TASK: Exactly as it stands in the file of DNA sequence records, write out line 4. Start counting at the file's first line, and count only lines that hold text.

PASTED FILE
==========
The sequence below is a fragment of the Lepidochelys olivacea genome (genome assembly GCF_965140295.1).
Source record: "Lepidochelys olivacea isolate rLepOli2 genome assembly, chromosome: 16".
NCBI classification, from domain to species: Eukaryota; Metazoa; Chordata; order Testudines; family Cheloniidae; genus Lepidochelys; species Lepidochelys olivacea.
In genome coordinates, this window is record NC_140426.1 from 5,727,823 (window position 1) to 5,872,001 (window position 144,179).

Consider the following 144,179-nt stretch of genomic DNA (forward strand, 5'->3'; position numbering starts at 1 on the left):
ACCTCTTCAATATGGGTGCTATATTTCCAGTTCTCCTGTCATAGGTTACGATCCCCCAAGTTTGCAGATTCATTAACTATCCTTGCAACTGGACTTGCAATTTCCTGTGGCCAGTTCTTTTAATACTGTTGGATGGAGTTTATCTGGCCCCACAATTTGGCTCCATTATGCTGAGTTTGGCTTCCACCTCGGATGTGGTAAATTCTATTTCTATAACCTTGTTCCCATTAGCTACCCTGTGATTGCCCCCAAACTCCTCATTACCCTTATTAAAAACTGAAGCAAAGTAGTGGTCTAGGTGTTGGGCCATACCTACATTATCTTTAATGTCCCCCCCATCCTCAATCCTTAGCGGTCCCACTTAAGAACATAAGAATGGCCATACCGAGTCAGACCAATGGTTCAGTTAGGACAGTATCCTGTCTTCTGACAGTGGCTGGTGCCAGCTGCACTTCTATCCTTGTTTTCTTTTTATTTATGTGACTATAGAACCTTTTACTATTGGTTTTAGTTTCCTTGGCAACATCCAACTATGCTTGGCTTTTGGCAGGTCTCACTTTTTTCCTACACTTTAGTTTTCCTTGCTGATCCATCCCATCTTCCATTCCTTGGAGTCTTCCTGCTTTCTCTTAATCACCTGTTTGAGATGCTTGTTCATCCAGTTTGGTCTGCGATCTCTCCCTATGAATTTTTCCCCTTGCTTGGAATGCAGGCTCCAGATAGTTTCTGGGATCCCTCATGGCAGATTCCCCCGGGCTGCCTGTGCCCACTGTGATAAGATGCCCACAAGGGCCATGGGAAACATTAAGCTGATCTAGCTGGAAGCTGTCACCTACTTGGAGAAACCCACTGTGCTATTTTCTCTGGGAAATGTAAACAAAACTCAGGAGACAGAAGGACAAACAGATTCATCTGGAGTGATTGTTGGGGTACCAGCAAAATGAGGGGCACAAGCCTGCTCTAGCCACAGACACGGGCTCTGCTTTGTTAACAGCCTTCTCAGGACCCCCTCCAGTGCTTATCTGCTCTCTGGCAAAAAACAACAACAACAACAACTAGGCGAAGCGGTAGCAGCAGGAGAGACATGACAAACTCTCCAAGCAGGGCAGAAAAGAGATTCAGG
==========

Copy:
In genome coordinates, this window is record NC_140426.1 from 5,727,823 (window position 1) to 5,872,001 (window position 144,179).